Saturday, February 2, 2013

Australia: Kathleen Folbigg; Why she may not have killed her four babies; A fascinating take on a controversial case in light of deeper understanding of infant deaths, by Mark Whittaker, published in WAtoday.

STORY: "Did she do it? Why Kathleen Folbigg may not have killed her four babies: A deeper understanding of infant deaths has created fresh uncertainty about mother Kathleen Folbigg’s murder convictions," by Mark  Whittaker, published in WAtoday on February 2, 2013.

GIST: "Ryan did just that, culminating four years later in the conviction of the mother, Kathleen Folbigg, for the murder of three of her babies and manslaughter of one. That was 10 years ago this May. With 15 years left on her minimum sentence, she is still segregated from the mainstream of prisoners to protect her from their righteous vengeance. Folbigg has few supporters, but some academics have started asking questions about her conviction, because the hawks no longer dominate the skies above the SIDS/murder debate. While a number of women accused of similar crimes have had their convictions overturned overseas, and in Australia two others had their cases thrown out of court because of the shallow nature of the evidence, Folbigg remains locked up and despised.........Emma Cunliffe, an Australian was at Canada's University of British Columbia, finishing her masters degree on the Lindy Chamberlain case, when Folbigg was convicted. As the UK baby-killer cases were successively overturned, she felt that the Folbigg case seemed out of sync with the times. But when she visited Australia, she found little sympathy. "I remember having conversations with people who said, 'She's clearly guilty.' And I'd say, 'You know, there have been real concerns about cases that look a lot like this in the UK', and there was a real reluctance to even talk about the possibility that we might have got this one wrong." Cunliffe's PhD began as a look at all the UK wrongful convictions, plus some Canadian cases, as well as Matthey and Folbigg. But pretty soon, the question of why Folbigg was the only one of these women still in jail began to dominate her research. "What made this one stick?" she asks. "What is it that makes Folbigg feel different from the others? And I'll be honest, when I first saw those diary entries, I also thought, 'Wow, there's more evidence connecting her to the possibility of murder than the other women,' and so that is a big difference."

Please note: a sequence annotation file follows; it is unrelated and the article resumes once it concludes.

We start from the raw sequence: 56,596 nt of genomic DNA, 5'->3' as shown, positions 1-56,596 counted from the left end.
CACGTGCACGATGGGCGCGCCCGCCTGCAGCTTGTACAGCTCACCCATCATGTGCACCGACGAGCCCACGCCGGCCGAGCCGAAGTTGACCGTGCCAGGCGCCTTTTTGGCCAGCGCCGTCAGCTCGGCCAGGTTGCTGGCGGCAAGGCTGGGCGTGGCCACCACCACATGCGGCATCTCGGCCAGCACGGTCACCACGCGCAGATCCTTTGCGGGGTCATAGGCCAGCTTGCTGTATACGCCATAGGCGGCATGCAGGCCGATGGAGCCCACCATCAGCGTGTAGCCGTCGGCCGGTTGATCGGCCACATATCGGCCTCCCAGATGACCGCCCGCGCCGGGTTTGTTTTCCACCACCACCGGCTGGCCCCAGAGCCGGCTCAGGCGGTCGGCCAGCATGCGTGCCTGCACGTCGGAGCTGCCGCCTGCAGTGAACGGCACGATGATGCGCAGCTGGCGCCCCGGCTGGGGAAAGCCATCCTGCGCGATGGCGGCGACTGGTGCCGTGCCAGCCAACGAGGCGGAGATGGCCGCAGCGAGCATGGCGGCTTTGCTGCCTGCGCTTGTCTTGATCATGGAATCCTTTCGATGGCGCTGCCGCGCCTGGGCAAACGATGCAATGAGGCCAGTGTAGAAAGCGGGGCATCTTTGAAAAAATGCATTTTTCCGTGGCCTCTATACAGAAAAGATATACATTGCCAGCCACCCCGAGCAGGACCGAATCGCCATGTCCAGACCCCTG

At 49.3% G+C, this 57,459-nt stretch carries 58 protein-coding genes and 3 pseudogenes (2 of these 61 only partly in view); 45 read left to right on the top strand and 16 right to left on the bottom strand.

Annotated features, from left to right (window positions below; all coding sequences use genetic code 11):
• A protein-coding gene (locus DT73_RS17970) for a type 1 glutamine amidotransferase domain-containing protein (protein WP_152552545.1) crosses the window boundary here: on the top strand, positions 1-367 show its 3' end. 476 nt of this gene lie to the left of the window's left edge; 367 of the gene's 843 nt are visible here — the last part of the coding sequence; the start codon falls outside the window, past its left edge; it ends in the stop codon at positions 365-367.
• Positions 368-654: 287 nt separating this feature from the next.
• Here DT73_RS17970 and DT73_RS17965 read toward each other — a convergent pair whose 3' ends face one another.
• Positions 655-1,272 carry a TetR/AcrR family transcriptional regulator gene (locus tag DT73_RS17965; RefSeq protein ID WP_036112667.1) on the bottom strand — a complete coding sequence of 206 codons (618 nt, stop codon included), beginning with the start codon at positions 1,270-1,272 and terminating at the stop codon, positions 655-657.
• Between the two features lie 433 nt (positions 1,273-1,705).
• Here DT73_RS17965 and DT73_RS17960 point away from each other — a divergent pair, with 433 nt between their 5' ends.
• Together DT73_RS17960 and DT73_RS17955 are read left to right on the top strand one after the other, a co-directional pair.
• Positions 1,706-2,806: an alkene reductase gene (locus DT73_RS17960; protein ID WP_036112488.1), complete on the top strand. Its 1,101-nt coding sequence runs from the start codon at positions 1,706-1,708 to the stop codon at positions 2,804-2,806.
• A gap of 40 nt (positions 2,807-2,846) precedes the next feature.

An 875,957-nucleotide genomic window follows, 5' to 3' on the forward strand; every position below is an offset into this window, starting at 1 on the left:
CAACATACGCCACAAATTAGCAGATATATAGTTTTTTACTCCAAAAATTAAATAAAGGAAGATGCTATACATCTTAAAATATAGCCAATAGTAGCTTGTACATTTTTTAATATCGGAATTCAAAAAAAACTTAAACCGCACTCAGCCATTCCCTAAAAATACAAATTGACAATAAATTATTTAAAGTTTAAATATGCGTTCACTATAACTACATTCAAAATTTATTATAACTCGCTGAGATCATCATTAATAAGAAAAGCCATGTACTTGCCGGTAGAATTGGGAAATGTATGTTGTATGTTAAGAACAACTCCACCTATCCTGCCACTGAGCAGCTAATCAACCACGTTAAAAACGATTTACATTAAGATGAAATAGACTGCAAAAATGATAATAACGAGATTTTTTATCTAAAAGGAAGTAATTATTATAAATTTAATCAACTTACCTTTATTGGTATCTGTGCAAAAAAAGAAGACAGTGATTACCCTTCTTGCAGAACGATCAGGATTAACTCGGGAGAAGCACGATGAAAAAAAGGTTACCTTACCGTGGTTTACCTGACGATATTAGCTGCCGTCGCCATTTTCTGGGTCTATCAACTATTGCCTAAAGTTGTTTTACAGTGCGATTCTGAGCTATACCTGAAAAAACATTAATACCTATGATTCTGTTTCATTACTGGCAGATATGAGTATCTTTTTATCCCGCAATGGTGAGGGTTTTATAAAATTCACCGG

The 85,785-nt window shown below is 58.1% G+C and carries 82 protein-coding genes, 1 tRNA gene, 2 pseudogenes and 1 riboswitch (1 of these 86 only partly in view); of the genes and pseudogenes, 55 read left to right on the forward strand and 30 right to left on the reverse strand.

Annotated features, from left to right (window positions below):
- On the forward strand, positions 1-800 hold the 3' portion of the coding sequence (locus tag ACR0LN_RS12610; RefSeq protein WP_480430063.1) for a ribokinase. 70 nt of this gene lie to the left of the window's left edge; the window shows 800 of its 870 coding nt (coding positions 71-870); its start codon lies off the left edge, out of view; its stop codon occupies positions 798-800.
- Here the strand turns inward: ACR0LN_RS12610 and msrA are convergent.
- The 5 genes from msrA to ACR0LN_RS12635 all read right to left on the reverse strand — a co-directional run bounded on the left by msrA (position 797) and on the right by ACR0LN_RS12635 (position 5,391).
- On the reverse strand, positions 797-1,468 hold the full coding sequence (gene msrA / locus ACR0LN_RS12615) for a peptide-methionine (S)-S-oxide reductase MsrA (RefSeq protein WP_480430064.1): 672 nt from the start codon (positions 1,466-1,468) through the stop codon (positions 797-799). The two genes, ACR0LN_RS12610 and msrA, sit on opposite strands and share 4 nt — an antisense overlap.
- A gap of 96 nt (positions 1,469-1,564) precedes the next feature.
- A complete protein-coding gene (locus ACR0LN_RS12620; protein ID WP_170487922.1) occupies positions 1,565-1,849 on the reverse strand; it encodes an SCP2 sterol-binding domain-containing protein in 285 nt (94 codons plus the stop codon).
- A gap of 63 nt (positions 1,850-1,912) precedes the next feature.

The entire story can be found at:


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The Toronto Star, my previous employer for more than twenty incredible years, has put considerable effort into exposing the harm caused by Dr. Charles Smith and his protectors - and into pushing for reform of Ontario's forensic pediatric pathology system. The Star has a "topic" section which focuses on recent stories related to Dr. Charles Smith. It can be found at:

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